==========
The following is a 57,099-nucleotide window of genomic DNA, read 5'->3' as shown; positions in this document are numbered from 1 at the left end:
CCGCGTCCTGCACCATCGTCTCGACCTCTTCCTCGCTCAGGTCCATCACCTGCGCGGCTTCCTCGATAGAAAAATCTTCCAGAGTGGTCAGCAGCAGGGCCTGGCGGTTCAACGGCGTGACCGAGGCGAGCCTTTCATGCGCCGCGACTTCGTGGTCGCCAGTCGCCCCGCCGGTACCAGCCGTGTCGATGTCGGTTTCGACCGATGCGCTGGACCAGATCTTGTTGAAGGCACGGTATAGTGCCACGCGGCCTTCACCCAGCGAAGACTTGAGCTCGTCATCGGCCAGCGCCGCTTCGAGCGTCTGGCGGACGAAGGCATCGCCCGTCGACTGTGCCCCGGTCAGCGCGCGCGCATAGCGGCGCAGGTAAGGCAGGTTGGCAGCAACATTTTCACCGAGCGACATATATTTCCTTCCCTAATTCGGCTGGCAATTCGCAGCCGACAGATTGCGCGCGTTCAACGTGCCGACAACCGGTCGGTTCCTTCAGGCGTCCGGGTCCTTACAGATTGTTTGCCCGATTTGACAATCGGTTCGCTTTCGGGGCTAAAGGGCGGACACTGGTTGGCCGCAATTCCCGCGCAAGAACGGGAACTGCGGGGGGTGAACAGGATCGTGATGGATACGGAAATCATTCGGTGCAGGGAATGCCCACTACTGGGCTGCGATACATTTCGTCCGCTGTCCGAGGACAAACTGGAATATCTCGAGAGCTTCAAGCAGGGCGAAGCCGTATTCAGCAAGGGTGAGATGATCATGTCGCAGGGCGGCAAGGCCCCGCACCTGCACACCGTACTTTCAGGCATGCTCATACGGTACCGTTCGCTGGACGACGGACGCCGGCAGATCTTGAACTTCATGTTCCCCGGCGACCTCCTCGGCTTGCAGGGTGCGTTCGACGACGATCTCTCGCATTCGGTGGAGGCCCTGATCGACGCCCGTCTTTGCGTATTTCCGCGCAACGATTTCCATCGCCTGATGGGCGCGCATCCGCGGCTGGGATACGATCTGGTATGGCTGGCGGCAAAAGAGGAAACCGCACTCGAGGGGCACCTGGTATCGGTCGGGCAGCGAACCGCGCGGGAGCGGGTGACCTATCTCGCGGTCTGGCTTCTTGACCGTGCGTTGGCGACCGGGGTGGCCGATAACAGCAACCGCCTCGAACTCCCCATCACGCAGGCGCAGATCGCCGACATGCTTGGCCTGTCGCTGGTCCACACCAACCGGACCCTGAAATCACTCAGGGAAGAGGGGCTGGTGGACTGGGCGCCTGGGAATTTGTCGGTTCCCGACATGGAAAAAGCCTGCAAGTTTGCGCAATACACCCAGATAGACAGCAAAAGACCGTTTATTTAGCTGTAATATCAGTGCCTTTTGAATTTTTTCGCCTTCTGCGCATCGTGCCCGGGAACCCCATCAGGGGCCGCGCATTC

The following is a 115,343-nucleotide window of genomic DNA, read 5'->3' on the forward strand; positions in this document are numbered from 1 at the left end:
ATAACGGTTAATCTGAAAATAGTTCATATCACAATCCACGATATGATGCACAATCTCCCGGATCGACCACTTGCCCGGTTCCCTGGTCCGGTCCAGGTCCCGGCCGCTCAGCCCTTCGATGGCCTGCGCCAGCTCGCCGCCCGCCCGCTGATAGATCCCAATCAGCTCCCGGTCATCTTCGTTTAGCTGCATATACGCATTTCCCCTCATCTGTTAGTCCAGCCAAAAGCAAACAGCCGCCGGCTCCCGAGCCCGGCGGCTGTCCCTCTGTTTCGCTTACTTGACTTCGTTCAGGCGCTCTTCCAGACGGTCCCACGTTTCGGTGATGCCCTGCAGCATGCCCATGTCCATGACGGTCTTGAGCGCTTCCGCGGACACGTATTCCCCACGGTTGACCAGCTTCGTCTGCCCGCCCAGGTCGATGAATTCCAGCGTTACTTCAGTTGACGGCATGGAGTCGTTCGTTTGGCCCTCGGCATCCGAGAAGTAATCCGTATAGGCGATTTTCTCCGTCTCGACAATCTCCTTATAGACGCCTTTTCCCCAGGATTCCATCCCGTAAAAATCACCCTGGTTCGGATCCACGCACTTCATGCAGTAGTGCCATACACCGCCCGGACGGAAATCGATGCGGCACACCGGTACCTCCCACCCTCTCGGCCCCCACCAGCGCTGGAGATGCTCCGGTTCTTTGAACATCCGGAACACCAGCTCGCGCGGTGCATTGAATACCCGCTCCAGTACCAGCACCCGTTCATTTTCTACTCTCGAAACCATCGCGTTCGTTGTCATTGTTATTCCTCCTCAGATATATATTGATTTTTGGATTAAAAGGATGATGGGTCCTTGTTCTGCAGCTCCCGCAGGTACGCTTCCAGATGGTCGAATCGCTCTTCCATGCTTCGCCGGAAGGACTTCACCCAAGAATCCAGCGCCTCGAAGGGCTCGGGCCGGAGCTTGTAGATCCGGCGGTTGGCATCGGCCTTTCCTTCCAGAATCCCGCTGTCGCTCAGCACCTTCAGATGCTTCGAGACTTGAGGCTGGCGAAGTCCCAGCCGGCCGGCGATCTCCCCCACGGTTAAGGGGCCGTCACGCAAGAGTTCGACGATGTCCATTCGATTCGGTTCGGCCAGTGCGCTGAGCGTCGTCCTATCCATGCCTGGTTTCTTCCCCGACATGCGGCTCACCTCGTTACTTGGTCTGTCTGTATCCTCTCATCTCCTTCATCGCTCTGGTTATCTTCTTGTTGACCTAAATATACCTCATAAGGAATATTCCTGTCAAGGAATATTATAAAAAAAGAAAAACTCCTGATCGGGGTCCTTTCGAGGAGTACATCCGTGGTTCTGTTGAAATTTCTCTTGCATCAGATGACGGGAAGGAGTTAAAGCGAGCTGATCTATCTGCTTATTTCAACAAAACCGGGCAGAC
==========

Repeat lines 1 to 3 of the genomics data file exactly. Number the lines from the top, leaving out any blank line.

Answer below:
The following is a 57,099-nucleotide window of genomic DNA, read 5'->3' as shown; positions in this document are numbered from 1 at the left end:
CCGCGTCCTGCACCATCGTCTCGACCTCTTCCTCGCTCAGGTCCATCACCTGCGCGGCTTCCTCGATAGAAAAATCTTCCAGAGTGGTCAGCAGCAGGGCCTGGCGGTTCAACGGCGTGACCGAGGCGAGCCTTTCATGCGCCGCGACTTCGTGGTCGCCAGTCGCCCCGCCGGTACCAGCCGTGTCGATGTCGGTTTCGACCGATGCGCTGGACCAGATCTTGTTGAAGGCACGGTATAGTGCCACGCGGCCTTCACCCAGCGAAGACTTGAGCTCGTCATCGGCCAGCGCCGCTTCGAGCGTCTGGCGGACGAAGGCATCGCCCGTCGACTGTGCCCCGGTCAGCGCGCGCGCATAGCGGCGCAGGTAAGGCAGGTTGGCAGCAACATTTTCACCGAGCGACATATATTTCCTTCCCTAATTCGGCTGGCAATTCGCAGCCGACAGATTGCGCGCGTTCAACGTGCCGACAACCGGTCGGTTCCTTCAGGCGTCCGGGTCCTTACAGATTGTTTGCCCGATTTGACAATCGGTTCGCTTTCGGGGCTAAAGGGCGGACACTGGTTGGCCGCAATTCCCGCGCAAGAACGGGAACTGCGGGGGGTGAACAGGATCGTGATGGATACGGAAATCATTCGGTGCAGGGAATGCCCACTACTGGGCTGCGATACATTTCGTCCGCTGTCCGAGGACAAACTGGAATATCTCGAGAGCTTCAAGCAGGGCGAAGCCGTATTCAGCAAGGGTGAGATGATCATGTCGCAGGGCGGCAAGGCCCCGCACCTGCACACCGTACTTTCAGGCATGCTCATACGGTACCGTTCGCTGGACGACGGACGCCGGCAGATCTTGAACTTCATGTTCCCCGGCGACCTCCTCGGCTTGCAGGGTGCGTTCGACGACGATCTCTCGCATTCGGTGGAGGCCCTGATCGACGCCCGTCTTTGCGTATTTCCGCGCAACGATTTCCATCGCCTGATGGGCGCGCATCCGCGGCTGGGATACGATCTGGTATGGCTGGCGGCAAAAGAGGAAACCGCACTCGAGGGGCACCTGGTATCGGTCGGGCAGCGAACCGCGCGGGAGCGGGTGACCTATCTCGCGGTCTGGCTTCTTGACCGTGCGTTGGCGACCGGGGTGGCCGATAACAGCAACCGCCTCGAACTCCCCATCACGCAGGCGCAGATCGCCGACATGCTTGGCCTGTCGCTGGTCCACACCAACCGGACCCTGAAATCACTCAGGGAAGAGGGGCTGGTGGACTGGGCGCCTGGGAATTTGTCGGTTCCCGACATGGAAAAAGCCTGCAAGTTTGCGCAATACACCCAGATAGACAGCAAAAGACCGTTTATTTAGCTGTAATATCAGTGCCTTTTGAATTTTTTCGCCTTCTGCGCATCGTGCCCGGGAACCCCATCAGGGGCCGCGCATTC

The following is a 115,343-nucleotide window of genomic DNA, read 5'->3' on the forward strand; positions in this document are numbered from 1 at the left end: